Water and computers don’t mix well in reality as everyone knows. Modelling the influence of water on biological and chemical processes also poses a whole set of challenges. However, it enables me to investigate a very interesting question: What do molecules look like in future oceans and what are their characteristics?
Why are molecules in future oceans of interest?
The oceans are becoming ever more acidic as man-made, increasing carbon dioxide emissions into the atmosphere are absorbed and cause the pH in our world’s oceans to decrease an effect called ocean acidification. By the year 2100, the sea surface pH is predicted to drop by up to 0.4 units to pH 7.7. This may not seem much, but it has been shown to significantly affect the fitness, physiology, reproduction and behaviour of everything in the sea from huge sharks and whales to the tiniest of plankton. My latest research also reveals that smell molecules in the ocean are significantly affected by ocean acidification (Fig. 1).
Imagine you are a little crab living on a shore covered with large rocks and deep pools, and battered by tides and waves. The only way to find your lunchtime snack would be to smell it from a distance. But the same also applies to the octopus hunting you. So you, the crab, also rely on smelling the octopus first to avoid being eaten. What if this was no longer possible?
In fact, chemical communication using smell is essential for marine organisms. Its importance is comparable to the combined status of vision and hearing in humans. Smell molecules are chemicals that are produced on purpose – by females to attract males, for instance – or as a result of natural processes such as protein degradation. In both cases, they can be used by animals to smell their way around. Many smell molecules transporting information from its source to an organism are potentially sensitive to pH. This holds particularly true for peptides and proteins, which are used, for example, by crabs, barnacles and mussels as markers for food, predators, settlement spaces or during brood care and larval hatching. The main question is whether a drop in pH will affect their function and render them ineffective.
How can Viper be used to model marine molecules?
For a molecule to be “smelled” by an animal it needs to interact with a receptor located in the animal’s nose – although crabs actually smell using their antennae and even the tips of their legs. Two characteristics are key in this process: the molecule’s conformation (3D structure) and how positive and negative charges are distributed. Both turn out to be affected by changes in pH.
Most smell molecules are too small to gain insight into their conformation using chemical analytical techniques, such as nuclear magnetic resonance (NMR) spectroscopy. Also the different pH dependent forms often cannot be studied separately. I therefore use Viper to assess what smell molecules in future ocean conditions will look like. Using quantum chemical programs, Viper allows me to calculate the most likely conformation of a molecule. This can be achieved by altering the position of the atoms in the molecule to obtain the arrangement that has the lowest possible energy and so the optimal conformation is found. Viper also enables me to visualise the charge distribution around the molecule. The differences between molecules in today’s and future ocean conditions can so be shown by comparison, for example, for three smell molecules used by crab larvae to communicate (Fig. 2). While in their eggs, tucked underneath the female’s abdomen, the larvae release these smells to tell their mother when they need more ventilation, oxygen or assistance to hatch. Molecules responsible for the smell today are relatively compact and have very distinct areas of positive and negative charge. In contrast, the future molecules are less compact and have an overall positive charge. These changes were found to happen exactly within the ocean pH range expected from today until the year 2100.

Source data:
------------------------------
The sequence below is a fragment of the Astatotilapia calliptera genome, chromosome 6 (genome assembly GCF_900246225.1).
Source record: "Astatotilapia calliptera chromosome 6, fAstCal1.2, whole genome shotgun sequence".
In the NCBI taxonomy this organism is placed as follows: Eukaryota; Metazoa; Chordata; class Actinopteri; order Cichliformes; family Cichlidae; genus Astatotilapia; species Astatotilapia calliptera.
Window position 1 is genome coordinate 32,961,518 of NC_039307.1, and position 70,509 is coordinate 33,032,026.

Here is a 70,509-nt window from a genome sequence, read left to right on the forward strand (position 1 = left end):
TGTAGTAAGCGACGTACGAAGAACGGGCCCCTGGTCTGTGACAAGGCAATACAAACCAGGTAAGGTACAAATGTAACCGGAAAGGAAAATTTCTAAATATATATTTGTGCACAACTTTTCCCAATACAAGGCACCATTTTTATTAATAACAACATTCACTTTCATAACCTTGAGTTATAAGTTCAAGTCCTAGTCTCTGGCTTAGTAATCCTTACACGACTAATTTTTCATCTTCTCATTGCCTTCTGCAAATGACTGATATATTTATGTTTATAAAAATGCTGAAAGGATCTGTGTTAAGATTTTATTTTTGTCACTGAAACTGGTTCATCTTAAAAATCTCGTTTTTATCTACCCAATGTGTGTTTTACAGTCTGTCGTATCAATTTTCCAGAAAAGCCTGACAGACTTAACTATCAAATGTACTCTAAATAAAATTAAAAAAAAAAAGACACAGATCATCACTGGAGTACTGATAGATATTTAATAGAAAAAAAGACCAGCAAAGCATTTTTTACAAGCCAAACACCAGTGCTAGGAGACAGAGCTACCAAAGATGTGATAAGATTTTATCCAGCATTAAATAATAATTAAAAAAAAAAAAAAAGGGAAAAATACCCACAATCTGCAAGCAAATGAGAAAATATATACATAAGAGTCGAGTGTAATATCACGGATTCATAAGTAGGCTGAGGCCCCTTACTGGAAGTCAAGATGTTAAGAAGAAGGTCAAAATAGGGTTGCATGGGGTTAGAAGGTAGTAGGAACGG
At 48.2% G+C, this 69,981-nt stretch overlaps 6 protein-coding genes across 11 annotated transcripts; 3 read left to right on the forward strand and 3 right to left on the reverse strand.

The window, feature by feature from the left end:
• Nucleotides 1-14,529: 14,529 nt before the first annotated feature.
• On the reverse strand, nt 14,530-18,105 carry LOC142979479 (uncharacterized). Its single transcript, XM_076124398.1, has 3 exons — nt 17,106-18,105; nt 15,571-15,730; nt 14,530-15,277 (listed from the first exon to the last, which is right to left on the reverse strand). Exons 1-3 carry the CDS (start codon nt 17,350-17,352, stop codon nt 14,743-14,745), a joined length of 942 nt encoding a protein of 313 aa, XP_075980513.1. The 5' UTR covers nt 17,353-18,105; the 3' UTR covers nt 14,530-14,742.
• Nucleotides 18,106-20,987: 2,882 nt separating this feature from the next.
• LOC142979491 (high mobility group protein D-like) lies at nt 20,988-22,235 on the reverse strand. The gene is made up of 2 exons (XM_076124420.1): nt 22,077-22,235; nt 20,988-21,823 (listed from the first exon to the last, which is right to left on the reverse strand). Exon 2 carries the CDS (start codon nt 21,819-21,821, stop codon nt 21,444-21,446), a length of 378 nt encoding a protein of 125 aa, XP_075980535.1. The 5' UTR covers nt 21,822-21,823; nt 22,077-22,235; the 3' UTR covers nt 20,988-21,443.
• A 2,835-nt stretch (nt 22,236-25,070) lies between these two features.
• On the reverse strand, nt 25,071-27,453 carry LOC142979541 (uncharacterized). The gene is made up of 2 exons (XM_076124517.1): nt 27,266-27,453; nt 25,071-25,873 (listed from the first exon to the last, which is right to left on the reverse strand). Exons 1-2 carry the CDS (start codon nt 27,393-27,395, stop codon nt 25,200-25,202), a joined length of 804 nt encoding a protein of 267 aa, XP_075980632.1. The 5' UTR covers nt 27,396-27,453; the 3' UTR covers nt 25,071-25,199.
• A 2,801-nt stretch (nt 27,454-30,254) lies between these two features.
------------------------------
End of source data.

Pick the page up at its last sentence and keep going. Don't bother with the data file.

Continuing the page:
Computational models are a great way of visualising differences. However, the results are only of significance if the model conformers can be verified by experimental data. I gathered experimental data by measuring the NMR spectra for samples with a known concentration of the molecule in a buffer solution. The pH of each sample can be adjusted to a value of interest using acid or base and the buffer solution helps to stabilise the pH during the measurements and to mimic ocean conditions in a test tube to a certain extent. Verifying the computational model conformers is then possible by calculating the NMR parameters of each model conformer and comparing them to the experimental data of the molecule. During my PhD, I have been working on the development of a suitable validation method and a way to obtain the best possible model conformers. I therefore investigated in detail the effects of calculation method, molecular conformation and representation of water on the calculation of NMR parameters. Using Viper to run jobs with 14 cores in parallel reduced the computation time from more than one day to only half an hour. The detailed insights gained from those calculations are currently analysed and will soon be published in a series of papers on the effects of different factors on NMR calculations of small biomolecules.
For more information on Christina Roggatz’s work, please see:
- The research paper Ocean acidification affects marine chemical communication by changing structure and function of peptide signalling molecules
- The Conversation article Oceans may become too acidic for animals to smell their way around
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